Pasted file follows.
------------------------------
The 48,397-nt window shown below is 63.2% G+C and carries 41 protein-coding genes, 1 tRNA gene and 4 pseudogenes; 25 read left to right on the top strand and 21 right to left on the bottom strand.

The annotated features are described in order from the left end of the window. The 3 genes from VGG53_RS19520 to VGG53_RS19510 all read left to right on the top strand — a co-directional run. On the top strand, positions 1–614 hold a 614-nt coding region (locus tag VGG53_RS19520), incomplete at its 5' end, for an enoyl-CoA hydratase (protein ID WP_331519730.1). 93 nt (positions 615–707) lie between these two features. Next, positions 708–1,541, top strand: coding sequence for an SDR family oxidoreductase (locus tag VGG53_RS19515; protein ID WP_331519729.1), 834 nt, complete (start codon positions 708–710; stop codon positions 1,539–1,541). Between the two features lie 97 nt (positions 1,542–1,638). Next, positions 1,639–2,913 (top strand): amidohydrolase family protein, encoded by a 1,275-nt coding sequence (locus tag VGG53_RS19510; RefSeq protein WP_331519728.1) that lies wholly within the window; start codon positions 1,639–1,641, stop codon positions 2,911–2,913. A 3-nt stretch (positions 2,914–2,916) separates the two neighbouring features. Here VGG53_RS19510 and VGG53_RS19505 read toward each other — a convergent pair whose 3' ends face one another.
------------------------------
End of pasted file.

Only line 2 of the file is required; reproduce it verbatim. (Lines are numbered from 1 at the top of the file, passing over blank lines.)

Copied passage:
The annotated features are described in order from the left end of the window. The 3 genes from VGG53_RS19520 to VGG53_RS19510 all read left to right on the top strand — a co-directional run. On the top strand, positions 1–614 hold a 614-nt coding region (locus tag VGG53_RS19520), incomplete at its 5' end, for an enoyl-CoA hydratase (protein ID WP_331519730.1). 93 nt (positions 615–707) lie between these two features. Next, positions 708–1,541, top strand: coding sequence for an SDR family oxidoreductase (locus tag VGG53_RS19515; protein ID WP_331519729.1), 834 nt, complete (start codon positions 708–710; stop codon positions 1,539–1,541). Between the two features lie 97 nt (positions 1,542–1,638). Next, positions 1,639–2,913 (top strand): amidohydrolase family protein, encoded by a 1,275-nt coding sequence (locus tag VGG53_RS19510; RefSeq protein WP_331519728.1) that lies wholly within the window; start codon positions 1,639–1,641, stop codon positions 2,911–2,913. A 3-nt stretch (positions 2,914–2,916) separates the two neighbouring features. Here VGG53_RS19510 and VGG53_RS19505 read toward each other — a convergent pair whose 3' ends face one another.